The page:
Speed has always been important in the NFL, but recently that attribute has been even further underscored in the wide-open, pass-happy league of today. Teams that use the ground game to move the chains and put points on the board have been left in the dust recently with the high-flying aerial attacks taking precedence. The St. Louis Rams are a team that was primarily run-oriented over the first three years of quarterback Sam Bradford’s career and even during the bulk of former running back Steven Jackson’s tenure with the team. If this offseason is any indication, these aren’t your father’s Rams anymore.
General Manager Les Snead and Head Coach Jeff Fisher have brought in some talent on both sides of the ball that will seriously speed up this Rams’ roster. The draft choice of wide receiver Tavon Austin may seem like the most significant speed upgrade to the roster, but that may not be the case. The Rams also drafted linebacker Alec Ogletree who was a former safety during his collegiate days with the Georgia Bulldogs. He will be awfully useful in an NFC West division that includes mobile quarterbacks Russell Wilson and Colin Kaepernick each of whom the Rams will battle twice a year.
Ogletree will be a spy of sorts to aid the defense’s ability to contain or eliminate the big plays from those aforementioned quarterbacks using their legs. According to stltoday.com, GM Snead told a story about Ogletree’s pre-draft visit with the team saying:
“Here’s a good story. (Linebackers coach) Frank Bush was drawing up a lot of things we’re going to see in our division and said, ‘Hey, what do you do right here?’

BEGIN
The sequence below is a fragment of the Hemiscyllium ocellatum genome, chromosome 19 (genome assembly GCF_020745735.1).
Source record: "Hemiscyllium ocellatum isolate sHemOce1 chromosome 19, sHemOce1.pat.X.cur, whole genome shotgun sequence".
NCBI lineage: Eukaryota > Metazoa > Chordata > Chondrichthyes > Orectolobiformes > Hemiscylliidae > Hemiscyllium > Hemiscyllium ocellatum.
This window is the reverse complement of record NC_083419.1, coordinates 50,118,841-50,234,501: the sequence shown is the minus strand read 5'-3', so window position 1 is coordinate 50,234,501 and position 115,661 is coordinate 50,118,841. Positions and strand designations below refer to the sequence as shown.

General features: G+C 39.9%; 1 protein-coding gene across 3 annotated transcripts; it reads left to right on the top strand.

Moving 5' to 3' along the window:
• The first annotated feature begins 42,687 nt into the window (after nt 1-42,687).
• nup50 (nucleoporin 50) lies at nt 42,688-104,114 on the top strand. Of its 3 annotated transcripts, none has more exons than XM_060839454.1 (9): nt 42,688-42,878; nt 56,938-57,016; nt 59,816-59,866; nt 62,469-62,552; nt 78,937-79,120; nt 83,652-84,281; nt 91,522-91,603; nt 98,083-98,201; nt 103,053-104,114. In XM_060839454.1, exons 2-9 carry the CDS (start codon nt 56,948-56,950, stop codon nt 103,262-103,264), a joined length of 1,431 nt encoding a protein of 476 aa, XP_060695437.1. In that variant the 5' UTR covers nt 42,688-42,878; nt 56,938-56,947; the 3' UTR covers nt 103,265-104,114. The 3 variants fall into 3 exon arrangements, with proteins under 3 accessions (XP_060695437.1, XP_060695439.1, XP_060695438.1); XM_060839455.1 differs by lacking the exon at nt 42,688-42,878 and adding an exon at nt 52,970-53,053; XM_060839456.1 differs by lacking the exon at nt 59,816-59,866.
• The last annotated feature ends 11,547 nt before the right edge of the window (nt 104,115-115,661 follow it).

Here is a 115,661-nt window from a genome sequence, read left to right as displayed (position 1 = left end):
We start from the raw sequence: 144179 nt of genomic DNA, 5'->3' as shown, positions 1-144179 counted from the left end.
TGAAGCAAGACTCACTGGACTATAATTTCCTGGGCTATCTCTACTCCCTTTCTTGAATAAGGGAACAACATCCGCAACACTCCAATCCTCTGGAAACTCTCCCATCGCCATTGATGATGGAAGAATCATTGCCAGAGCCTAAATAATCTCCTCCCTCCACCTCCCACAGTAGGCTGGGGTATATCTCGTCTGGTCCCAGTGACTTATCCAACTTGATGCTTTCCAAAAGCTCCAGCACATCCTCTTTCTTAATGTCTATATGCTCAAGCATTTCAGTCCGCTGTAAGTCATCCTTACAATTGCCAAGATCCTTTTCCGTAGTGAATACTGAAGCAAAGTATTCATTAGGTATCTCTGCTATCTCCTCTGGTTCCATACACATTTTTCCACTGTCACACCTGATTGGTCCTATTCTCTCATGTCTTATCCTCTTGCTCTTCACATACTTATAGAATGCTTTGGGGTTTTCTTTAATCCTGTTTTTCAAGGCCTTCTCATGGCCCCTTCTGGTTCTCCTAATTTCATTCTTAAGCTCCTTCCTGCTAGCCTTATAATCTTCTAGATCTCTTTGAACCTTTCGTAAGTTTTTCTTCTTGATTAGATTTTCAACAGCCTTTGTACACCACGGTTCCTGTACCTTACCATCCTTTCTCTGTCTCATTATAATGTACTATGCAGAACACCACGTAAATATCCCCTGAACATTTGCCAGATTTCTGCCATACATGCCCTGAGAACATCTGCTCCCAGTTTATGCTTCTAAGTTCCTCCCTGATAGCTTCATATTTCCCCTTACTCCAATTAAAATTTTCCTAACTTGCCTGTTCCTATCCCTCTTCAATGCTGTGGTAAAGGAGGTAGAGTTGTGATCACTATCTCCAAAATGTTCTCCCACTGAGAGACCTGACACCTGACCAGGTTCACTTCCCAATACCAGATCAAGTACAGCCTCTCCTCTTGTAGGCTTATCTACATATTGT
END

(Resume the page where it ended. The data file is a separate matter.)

“Basically Ogletree drew a line and said, ‘I go right there and make the tackle right at the line of scrimmage.’ He didn’t get into this or that, he just said, ‘I’m going to meet that guy right there.’”
“I think Frank was sold at that moment.”
That type of confidence is infectious. The only reason a player of Ogletree’s caliber got to the Rams at 30th overall was because of some off the field concerns with his past at Georgia. Both Snead and Fisher seem confident that they can keep that harnessed and have the playmaking linebacker available to team week after week.
As for Austin’s speed on the offensive side of the ball, the Rams are likely to utilize that in a number of different ways. Offensive coordinator Brian Schottenheimer will probably have Austin run some misdirection plays, some fake reverses, some legit reverses, and of course plenty of high-percentage bubble screens that the shifty wideout can turn into big gains. His speed along with Chris Givens’ already dynamic deep threat ability should have opposing defenses worried when the Rams are on the upcoming schedule.
Clearly opposing offenses won’t be comfortable either knowing that a speedster like Ogletree waits at the second level of the defense to close and make tackles around the line of scrimmage. This Rams squad finally has difference making athletes that can challenge and even trump the athleticism that they line up across from on a week-to-week basis. Speed kills and the Rams can’t wait to prove it in 2013.